Next, use scrap wood from lollysticks or matchstick/toothpick etc to frame out the door shape as per the above pic, again on both sides, leave to dry.


Use cardstock to create strips at the top and bottom of each door, also cut out small shapes to detail the hinge fastening (you’ll need 4 of each) Also attach a small square to the opposite side for the door handle later.


After the card has stuck, add studs by using the tiny rhinestone nail art gems or the embossed circles (available on ebay for 99p) They are great things to have for rivets and bolts.


I usually give them a dab of liquid superglue after they set, just to make sure they bond properly (cheapo superglue is brilliant for that!) Next bit is tricky, but gives a nice effect.


Heat the end of the straw until it deforms into a circle, once it cools, chop it off and attach to the door plate with superglue. Then, take a small strip of card and form the ring that attaches the plastic circle, glue that down too (this is the tricky part (but I’ll go through this again with the next part as I have better pics) Do this on both sides. It should now look something like this:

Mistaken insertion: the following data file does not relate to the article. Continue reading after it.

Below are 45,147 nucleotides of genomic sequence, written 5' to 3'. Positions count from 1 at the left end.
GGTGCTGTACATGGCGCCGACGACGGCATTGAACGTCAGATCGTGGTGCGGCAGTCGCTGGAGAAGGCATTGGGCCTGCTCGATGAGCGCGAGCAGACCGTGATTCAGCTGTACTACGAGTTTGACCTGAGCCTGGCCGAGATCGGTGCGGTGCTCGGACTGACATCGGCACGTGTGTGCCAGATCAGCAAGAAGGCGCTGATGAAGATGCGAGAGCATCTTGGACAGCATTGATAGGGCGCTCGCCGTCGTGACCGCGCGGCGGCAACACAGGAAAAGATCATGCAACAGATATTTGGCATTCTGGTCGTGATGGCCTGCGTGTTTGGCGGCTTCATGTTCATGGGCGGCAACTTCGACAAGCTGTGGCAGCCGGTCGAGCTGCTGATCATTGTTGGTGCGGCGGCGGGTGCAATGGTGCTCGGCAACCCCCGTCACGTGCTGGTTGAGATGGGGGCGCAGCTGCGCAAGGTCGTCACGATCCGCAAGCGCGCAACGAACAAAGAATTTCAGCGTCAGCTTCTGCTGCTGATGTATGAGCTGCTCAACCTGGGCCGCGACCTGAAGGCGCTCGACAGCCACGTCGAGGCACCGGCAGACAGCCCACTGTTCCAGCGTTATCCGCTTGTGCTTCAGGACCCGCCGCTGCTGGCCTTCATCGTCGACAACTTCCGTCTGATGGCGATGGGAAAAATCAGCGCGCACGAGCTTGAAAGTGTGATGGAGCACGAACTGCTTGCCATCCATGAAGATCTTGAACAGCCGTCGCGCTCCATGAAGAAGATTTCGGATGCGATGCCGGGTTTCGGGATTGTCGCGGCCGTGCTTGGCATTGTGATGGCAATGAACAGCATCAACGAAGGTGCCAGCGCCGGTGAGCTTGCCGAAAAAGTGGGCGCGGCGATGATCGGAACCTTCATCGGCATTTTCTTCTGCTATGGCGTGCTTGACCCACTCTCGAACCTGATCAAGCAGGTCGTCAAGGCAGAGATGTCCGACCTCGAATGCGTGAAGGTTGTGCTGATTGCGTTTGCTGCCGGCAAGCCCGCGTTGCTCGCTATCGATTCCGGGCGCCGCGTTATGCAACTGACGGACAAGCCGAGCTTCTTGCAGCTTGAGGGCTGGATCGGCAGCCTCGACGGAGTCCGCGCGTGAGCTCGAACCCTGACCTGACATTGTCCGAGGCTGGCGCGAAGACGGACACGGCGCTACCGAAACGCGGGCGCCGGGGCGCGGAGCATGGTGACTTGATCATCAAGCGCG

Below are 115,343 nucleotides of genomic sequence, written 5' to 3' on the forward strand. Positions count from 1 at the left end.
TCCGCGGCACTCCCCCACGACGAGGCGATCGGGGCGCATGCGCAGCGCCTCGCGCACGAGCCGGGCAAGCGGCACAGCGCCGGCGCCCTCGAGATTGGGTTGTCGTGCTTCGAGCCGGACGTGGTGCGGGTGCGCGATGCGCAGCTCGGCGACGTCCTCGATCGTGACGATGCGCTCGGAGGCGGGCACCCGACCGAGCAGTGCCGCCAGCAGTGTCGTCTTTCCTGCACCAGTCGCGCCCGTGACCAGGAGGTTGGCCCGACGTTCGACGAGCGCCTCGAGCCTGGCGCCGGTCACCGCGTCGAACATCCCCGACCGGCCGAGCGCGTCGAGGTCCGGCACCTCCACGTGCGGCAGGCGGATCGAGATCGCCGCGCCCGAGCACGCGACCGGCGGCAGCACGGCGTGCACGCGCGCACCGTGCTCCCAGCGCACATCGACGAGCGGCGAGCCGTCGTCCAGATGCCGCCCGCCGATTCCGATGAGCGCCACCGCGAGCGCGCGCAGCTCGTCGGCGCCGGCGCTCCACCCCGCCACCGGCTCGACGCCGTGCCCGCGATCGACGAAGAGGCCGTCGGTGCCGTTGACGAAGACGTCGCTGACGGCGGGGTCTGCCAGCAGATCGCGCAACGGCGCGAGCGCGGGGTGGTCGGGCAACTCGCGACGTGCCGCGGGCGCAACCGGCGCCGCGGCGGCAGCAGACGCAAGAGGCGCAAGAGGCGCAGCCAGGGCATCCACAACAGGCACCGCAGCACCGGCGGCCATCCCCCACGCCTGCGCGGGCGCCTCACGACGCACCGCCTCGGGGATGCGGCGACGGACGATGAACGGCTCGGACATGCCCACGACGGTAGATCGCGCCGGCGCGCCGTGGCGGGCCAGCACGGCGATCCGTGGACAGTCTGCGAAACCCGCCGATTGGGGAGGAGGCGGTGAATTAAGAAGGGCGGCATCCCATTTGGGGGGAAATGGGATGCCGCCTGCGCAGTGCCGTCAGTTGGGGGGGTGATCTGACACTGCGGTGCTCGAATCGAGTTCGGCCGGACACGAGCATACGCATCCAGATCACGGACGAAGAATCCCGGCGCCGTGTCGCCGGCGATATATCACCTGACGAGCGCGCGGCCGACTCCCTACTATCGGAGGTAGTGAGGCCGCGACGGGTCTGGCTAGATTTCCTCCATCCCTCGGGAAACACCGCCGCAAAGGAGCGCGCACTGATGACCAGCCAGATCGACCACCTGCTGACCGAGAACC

Like the wall sections, clad the sides with the same process as before and leave to dry, before blackbombing it.


Once dried, paint up to match your dungeon scheme, as usual for me, the same grey for the brick sides and starting at burnt umber gradually fading up to a sand brown.



The studs and hinges and handle were given a quick lick of black, then painted a bronze and silver highlight to make them pop.

DSCF5463 DSCF5464

Add a few cracks and faux wood graining and its all about done, seal it in and there you go. simple and quick chunky modular doors.


Ok, I know these doors aren’t going tow in prizes or impress any adventurer,but they keep well with the wooden modular feel and are really easy to make, anyone can replicate this simple technique.

Ahh, but you wanted opening doors eh? Maybe something like this?


Well, why didn’t you say, you’ll need to go to part 6 to find out how to do them….